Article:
Simon Zebo shared images of the New Zealand-born centre's badly bruised legs on social media yesterday, but Ireland are confident he will come through and play.

Given the similarities with that disrupted week last October, the performance of the team will be a good gauge of how much they have learned.

"The big difference today between the World Cup and now," Rory Best reflected, "is that a lot of those injuries (last year) were long-term.

"So, we played without them, we went to South Africa and the training week we had before we left; every day there was a new person dropping out.

"We adapted and guys got international experience. You'll not get a whole lot better than playing away in South Africa, especially that second Test at altitude in Johannesburg, that's a real test of character for any international player, never mind a guy young enough in his career. We've come through all of that now, so we feel we're a lot more adaptable.

"We've got a lot of young, exciting players who have gotten game-time. They now have that experience that they can bring in.

"The big thing this week is that Tuesday and Thursday are our biggest days, we've had the team on the pitch for those two days.

"The Captain's Run is more about getting used to the stadium - I know we know it - but it's a change of scenery, getting a run around and tweaking a few things but nothing major.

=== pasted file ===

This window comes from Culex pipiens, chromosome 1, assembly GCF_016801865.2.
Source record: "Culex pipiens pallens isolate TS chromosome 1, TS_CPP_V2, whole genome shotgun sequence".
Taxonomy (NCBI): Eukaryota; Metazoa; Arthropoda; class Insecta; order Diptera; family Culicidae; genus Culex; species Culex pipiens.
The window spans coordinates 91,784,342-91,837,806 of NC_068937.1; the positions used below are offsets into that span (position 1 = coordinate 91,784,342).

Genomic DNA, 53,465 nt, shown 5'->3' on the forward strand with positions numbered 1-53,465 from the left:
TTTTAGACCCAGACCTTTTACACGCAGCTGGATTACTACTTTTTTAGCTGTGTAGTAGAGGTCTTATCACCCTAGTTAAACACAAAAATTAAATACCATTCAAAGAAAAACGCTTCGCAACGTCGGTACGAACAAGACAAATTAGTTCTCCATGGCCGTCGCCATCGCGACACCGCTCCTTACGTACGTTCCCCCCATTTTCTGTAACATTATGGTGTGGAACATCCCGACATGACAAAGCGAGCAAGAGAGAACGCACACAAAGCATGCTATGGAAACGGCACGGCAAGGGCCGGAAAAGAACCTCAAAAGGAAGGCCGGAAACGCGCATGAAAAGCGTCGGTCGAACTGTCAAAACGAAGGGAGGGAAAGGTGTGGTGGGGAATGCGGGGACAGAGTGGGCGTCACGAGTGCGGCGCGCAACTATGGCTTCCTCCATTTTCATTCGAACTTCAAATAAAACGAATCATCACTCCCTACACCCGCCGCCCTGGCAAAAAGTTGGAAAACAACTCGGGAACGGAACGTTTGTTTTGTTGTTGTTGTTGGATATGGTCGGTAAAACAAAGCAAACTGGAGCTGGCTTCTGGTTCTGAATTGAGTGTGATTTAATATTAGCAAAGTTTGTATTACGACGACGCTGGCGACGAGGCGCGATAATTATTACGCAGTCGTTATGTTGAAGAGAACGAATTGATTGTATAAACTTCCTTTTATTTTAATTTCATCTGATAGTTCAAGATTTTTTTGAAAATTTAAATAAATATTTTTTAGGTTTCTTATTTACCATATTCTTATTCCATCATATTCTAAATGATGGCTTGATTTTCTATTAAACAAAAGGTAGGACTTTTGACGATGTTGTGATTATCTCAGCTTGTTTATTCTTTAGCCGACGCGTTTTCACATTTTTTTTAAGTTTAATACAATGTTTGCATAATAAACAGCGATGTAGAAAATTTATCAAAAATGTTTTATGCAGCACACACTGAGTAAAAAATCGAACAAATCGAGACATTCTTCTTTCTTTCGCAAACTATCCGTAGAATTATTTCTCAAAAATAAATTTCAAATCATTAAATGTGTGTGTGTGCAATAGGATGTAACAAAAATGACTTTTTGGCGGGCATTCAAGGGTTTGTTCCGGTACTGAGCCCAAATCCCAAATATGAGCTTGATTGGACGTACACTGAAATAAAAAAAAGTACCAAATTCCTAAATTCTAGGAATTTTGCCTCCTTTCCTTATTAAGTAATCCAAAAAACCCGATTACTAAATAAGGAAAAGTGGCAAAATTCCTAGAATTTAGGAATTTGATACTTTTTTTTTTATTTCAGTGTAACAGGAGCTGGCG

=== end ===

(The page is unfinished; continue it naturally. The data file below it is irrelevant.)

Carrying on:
"All the work was done on Tuesday and Thursday, this is about getting out of the hotel and running around in the fresh air more than anything."

On the table is the opportunity to become the first team since Clive Woodward's World Cup-winning England to complete the Triple Crown of victories over New Zealand, South Africa and Australia in a calendar year.

Michael Cheika's men are at the end of a long season, but the former Leinster coach rested a cadre of big names for his team's win against France in Paris last weekend.

Unlike their hosts, they've enjoyed a week free of major disruption and will look to hit the ground running with trusted combinations.

Ireland backed up their Chicago performance with another excellent display against New Zealand last week, despite losing key men at vital stages. The most important man in the team is again absent due to injury, while his trusted lieutenant is also ruled out.

Without Johnny Sexton and Robbie Henshaw, the Ireland back-line looked rudderless at times last weekend. It didn't help that Conor Murray looked short of a gallop, but the dominant forward performance couldn't be exploited by those outside.

Paddy Jackson and Garry Ringrose had never played together before, so that probably answers a lot of the reasons why but despite the presence of two of the out-half's Ulster colleagues as options for the No 12 shirt this week Schmidt has decided to have another look at the duo.

Much will depend on the breakdown and the loss of O'Brien would be a big one in this department with David Pocock ready to make hay.

Australia have named a tall pack to put pressure on Ireland's lineout and Stephen Larkham's attack can do serious damage off clean, quick ball.

Ireland attack may be compromised by their injury issues, but they will need the intensity to follow on from last week to have a chance. It looks a tall order.

Belfast Telegraph